Colorado District May Increase Teacher Pay for Mentoring Rather than Graduate Degrees

Colorado District May Increase Teacher Pay for Mentoring Rather than Graduate Degrees

The Adams County School District 12, commonly known as the Adams 12 Five Star Schools, is a public school district located in western Adams County Colorado.  Adams 12 is considering a pilot to change how teachers get raises, according to Chalkbeat Colorado.

Teachers in at least two Adams 12 schools could earn higher pay in a pilot program – through district-provided training and taking on new school responsibilities – instead of by completing graduate credits, the more traditional route.

About 90% of districts pay teachers more for earning graduate degrees, according to one survey of large districts.

“You don’t have to go out and spend $10,000 on a graduate degree,” said Dave Lockley, president of the teachers union in Adams 12. “We believe in continuing development. We don’t know that graduate credits are the best way.”

The pilot, designed by a team of teachers, union leaders and district leaders, would likely take place at Thornton Elementary School and Thornton Middle School, two schools that have struggled. One goal of the pilot would be to incentivize more teachers to work in and stay at the low-performing schools with high percentages of high-risk students.

As teachers have been informed, there has been some pushback.

Lockley and district leaders said teachers’ main concerns are about what new responsibilities the higher pay requires, whether that money could do more good for more schools in another way, and whether the changes devalue graduate degrees some teachers already earned.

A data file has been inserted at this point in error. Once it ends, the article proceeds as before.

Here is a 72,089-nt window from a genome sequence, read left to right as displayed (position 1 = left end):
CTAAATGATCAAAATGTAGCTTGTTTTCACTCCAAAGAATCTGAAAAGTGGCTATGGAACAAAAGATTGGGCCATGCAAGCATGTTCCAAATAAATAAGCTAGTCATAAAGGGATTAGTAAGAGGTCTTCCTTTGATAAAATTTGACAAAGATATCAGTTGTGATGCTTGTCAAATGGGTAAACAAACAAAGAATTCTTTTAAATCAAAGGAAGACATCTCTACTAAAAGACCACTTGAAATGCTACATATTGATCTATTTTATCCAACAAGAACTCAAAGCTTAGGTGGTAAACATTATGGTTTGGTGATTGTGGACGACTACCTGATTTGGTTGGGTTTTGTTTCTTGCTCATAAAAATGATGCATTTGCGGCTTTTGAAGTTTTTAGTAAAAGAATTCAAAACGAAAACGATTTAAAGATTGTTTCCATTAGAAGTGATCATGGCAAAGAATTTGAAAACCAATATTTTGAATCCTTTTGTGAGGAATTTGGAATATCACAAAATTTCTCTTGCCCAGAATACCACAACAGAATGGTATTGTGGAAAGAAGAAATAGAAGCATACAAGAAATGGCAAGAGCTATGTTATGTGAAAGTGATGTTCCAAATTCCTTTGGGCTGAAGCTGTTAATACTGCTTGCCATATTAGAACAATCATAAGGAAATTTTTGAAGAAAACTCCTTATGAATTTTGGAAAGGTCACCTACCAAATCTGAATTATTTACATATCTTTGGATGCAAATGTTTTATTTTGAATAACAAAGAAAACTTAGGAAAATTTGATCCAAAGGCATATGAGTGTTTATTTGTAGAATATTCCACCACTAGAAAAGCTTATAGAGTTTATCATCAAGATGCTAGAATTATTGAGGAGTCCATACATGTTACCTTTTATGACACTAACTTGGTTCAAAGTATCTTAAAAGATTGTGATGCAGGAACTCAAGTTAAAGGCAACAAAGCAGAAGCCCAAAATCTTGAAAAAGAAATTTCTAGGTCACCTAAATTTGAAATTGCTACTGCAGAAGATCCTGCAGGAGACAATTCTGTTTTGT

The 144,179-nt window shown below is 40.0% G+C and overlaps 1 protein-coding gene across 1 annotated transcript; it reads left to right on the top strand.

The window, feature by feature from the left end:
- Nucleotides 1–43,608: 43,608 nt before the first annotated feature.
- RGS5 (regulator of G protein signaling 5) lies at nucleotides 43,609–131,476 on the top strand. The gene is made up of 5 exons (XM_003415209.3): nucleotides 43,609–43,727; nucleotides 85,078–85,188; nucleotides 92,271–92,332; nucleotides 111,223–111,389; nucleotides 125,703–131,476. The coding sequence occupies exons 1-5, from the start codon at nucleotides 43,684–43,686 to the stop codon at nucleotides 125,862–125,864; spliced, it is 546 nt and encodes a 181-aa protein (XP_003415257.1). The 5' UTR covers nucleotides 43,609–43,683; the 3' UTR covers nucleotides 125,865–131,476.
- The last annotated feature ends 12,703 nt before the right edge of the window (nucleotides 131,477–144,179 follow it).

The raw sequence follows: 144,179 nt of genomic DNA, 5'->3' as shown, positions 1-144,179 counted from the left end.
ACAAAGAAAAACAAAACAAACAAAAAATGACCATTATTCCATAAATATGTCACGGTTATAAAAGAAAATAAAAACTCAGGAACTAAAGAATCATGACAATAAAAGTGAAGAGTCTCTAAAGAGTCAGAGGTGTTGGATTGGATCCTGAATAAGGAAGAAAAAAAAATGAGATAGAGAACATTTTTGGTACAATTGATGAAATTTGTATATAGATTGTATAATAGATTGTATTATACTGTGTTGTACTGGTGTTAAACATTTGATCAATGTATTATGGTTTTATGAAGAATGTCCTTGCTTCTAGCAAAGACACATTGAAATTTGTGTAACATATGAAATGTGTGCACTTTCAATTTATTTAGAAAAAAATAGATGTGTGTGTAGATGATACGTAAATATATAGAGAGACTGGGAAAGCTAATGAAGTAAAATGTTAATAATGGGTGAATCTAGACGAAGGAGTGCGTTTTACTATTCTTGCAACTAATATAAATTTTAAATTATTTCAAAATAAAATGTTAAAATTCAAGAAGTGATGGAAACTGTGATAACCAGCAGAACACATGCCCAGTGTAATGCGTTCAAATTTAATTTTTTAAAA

Union and district leaders are discussing the feedback to possibly adjust the plan or decide whether to move forward with it. If they agree in negotiations to the pilot in the next couple of weeks, the school board and the full union membership will have to vote to approve it.

Myla Shepherd, chief human resources officer for Adams 12, said the team that designed the pilot recommended Thornton Elementary and Middle schools for the pilot after the district ranked all schools using five criteria the subcommittee chose, including a three-year teacher turnover average, mobility of students, and how many students qualify for subsidized lunches.

Thornton Elementary has a three-year teacher turnover rate of 38.8%. At Thornton Middle School, that rate is 33.2%. Both schools have more than 40% of their students identified as English learners, and more than 83% qualify for subsidized meals.

None of the teachers at the pilot schools would see a decrease in their salary. Most will see a raise.

Part of the goal is for schools to build a staff that’s a mix of new teachers, intermediate career teachers and some veterans collaborating and helping each other.

Salary raises will also be flattened, so that teachers can reach the maximum earlier in their careers, even though the maximum would be a lower salary than the current schedule.

Under Adams 12′s current salary plan, only one teacher in the district is currently at the maximum, and for most teachers, it’s unattainable. Allowing more teachers to reach a maximum

Researchers say studies have shown that many master’s degrees earned by teachers don’t lead to better student outcomes. Still, there are cases where they do, such as a math teacher in a middle or high school, who earns a master’s degree in math, or special education teachers with specialized degrees for their field.

“There’s a lot to be said positively about the idea of having veteran teachers mentor younger educators,” said  Linda Darling-Hammond, president of the Learning Policy Institute and a Stanford University.

Heather Peske, president of the National Council on Teacher Quality, said that districts typically aren’t using money strategically when they pay more for graduate degrees that usually aren’t tied to better student outcomes.

“We need to pay teachers more for working where they’re most needed,” Peske said.

Lockley said, he’d like to see a school improve performance in ways that show in better state ratings.

“We’re trying something different to really honor and recognize the work of educators,” Shepherd said. “It will allow for attracting and retaining people in those challenging environments. And improved student achievement.”

Chalkbeat Colorado

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